Cyber criminals are trying to find ways to increase the life cycle of injections in Web sites. Usually, when an attacker gains control of a site, the life span of the injected code to that site depends on how fast the Web site administrator notices malicious content added to their Web pages.
One of the tactics that cyber criminals now employ to increase the life span of injected code is to install rogue modules on to compromised Web servers. These modules hide themselves and the presence of an injection from system and Web site administrators, security researchers, and criminal competitors.
Image 1: The red arrow below shows the difference between the life span of typical malicious injected code and code injected by a rogue Apache module:
A lot of blogs, articles, and forum discussions have appeared about so-called "underground" forums selling all sorts of hacking tools for "penetration testing." We are monitoring these forums and would like to share some information about Web server rootkits. Recently, we've started seeing more tools on sale like Web server rootkits for injecting and hiding malicious code in all Web sites hosted by Web servers. In the past, these tools were sold only in closed communities and to a small set of people, but researchers, Web site administrators, and Web server administrators have uncovered these tools and started to mentioned them in blogs and forums.
We have seen several forum discussions talking about malicious iframes magically appearing on different Web sites and constantly changing the injected URLs. Administrators of affected sites and servers have not been able to identify what the problem is.
Image 2: The following forum discusses how injected iframes are constantly appearing on different sites on a server:
According to underground forums, you can buy the "module Apache/2" for $1,000. Some features described by the seller include iframe injection in php/html/js files, allowing access only by unique IPs, and periodically renewing URLs, all of which add value if used in conjunction with an exploit kit.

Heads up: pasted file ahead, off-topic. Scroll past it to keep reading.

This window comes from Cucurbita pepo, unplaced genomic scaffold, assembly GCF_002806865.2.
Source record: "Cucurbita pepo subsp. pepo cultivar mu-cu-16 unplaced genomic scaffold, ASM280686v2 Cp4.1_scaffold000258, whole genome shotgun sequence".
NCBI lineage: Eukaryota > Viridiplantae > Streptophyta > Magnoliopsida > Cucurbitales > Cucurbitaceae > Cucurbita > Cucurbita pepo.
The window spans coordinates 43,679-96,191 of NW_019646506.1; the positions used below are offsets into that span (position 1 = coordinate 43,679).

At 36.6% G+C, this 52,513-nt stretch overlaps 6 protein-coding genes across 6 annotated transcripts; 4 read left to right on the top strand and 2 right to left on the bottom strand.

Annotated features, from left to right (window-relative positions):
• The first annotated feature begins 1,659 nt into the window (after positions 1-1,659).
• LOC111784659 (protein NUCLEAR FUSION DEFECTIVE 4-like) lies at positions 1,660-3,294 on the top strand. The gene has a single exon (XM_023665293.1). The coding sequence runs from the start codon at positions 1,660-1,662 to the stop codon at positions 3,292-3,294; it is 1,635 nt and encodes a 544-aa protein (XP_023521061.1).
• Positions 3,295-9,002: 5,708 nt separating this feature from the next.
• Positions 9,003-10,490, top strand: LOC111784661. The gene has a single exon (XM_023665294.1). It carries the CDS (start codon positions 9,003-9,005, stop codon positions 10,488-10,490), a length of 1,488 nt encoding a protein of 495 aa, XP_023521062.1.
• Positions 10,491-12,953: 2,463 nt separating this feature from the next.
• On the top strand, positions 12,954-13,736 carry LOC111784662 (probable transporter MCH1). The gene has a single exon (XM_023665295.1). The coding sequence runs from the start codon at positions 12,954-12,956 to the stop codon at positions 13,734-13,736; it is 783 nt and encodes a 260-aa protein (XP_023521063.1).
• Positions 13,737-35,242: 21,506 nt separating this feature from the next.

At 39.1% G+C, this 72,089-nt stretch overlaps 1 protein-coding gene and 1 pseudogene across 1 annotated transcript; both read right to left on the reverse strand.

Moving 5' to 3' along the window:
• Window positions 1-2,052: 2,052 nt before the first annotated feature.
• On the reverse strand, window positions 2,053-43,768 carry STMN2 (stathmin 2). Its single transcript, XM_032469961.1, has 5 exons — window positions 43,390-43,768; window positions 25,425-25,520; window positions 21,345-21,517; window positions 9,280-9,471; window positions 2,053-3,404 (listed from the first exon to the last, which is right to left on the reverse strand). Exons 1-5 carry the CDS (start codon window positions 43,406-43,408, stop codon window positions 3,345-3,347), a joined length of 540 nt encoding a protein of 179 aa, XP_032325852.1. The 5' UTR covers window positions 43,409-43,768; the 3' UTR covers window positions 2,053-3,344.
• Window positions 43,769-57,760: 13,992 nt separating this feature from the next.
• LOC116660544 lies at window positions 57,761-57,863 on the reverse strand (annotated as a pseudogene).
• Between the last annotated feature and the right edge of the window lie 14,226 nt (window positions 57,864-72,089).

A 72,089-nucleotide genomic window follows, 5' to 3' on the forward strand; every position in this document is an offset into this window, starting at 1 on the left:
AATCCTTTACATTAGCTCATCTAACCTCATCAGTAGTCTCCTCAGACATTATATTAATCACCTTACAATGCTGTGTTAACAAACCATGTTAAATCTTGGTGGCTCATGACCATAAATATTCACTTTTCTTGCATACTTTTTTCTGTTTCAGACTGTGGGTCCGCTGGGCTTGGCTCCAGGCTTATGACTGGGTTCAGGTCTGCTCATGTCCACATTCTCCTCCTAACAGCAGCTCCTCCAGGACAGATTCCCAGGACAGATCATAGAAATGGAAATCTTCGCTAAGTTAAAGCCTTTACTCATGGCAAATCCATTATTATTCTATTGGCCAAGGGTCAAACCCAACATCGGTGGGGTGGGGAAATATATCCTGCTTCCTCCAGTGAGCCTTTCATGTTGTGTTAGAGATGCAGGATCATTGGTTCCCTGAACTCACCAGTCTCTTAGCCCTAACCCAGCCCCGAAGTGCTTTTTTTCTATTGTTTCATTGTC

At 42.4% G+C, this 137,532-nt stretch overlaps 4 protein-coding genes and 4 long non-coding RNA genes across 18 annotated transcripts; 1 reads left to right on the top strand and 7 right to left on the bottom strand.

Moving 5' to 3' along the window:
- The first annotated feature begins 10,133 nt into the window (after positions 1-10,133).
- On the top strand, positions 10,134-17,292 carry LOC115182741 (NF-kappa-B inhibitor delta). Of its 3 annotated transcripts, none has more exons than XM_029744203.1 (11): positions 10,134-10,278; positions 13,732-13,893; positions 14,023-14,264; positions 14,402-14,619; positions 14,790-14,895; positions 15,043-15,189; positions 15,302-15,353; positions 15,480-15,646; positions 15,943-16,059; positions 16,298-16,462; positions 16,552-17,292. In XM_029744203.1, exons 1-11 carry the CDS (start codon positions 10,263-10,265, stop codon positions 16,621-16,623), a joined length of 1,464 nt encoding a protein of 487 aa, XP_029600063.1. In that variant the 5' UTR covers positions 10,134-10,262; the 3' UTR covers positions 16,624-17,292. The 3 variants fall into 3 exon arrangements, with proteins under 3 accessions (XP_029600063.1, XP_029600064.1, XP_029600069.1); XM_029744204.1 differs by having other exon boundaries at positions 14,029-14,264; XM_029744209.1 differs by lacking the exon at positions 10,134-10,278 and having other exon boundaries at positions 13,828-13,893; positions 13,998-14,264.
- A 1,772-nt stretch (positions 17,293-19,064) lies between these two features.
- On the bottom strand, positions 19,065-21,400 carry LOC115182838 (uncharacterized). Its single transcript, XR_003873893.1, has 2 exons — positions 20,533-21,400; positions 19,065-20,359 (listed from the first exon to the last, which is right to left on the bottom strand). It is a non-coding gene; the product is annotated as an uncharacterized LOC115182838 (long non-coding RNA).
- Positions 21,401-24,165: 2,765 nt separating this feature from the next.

Apart from injecting iframes, such modules have a long life cycle, successfully staying in stealth mode and remaining undetected by administrators. Stealth functionality is achieved by collecting and recording IPs used by admins/roots to log into a server, going quiet when the user is logging from these IPs by not showing iFrames to non-unique users, and then going into quiet mode again when suspicious processes like tcpdump are detected. When the admin/root logs off, the module becomes active again.
The author of the rogue Apache module shows in the following statistics how successful this tool has been when used to install rogue AVs with different exploit kits.
Image 3: Stats from exploit kits showing successful exploits with the help of the Web server Apache rogue module:
How does Websense protect customers from malicious code injected by rogue modules?
When an end-user browses to a Web site injected with malicious code, we protect them with our Advanced Classification Engine (ACE). ACE technologies analyze Web sites in real time, guarding against any malicious iFrames that mysteriously appear on Web sites.
One of the conditions that the rogue Apache module allows is for injected code to appear on a Web site only if a user with a unique IP address accesses the Web site for the first time or uses specific referrers. The nature of the rogue Apache module allows injected content to appear or disappear dynamically based on different parameters as described, which makes it much more challenging for security solutions that don't employ real-time content analysis capabilities in their products. Websense real-time analysis parses and analyzes Web sites on the fly and checks for malicious content. When injected code is found, the Web site is blocked and customers are protected.
Image 4: Web site blocked by Websense real-time analytics:
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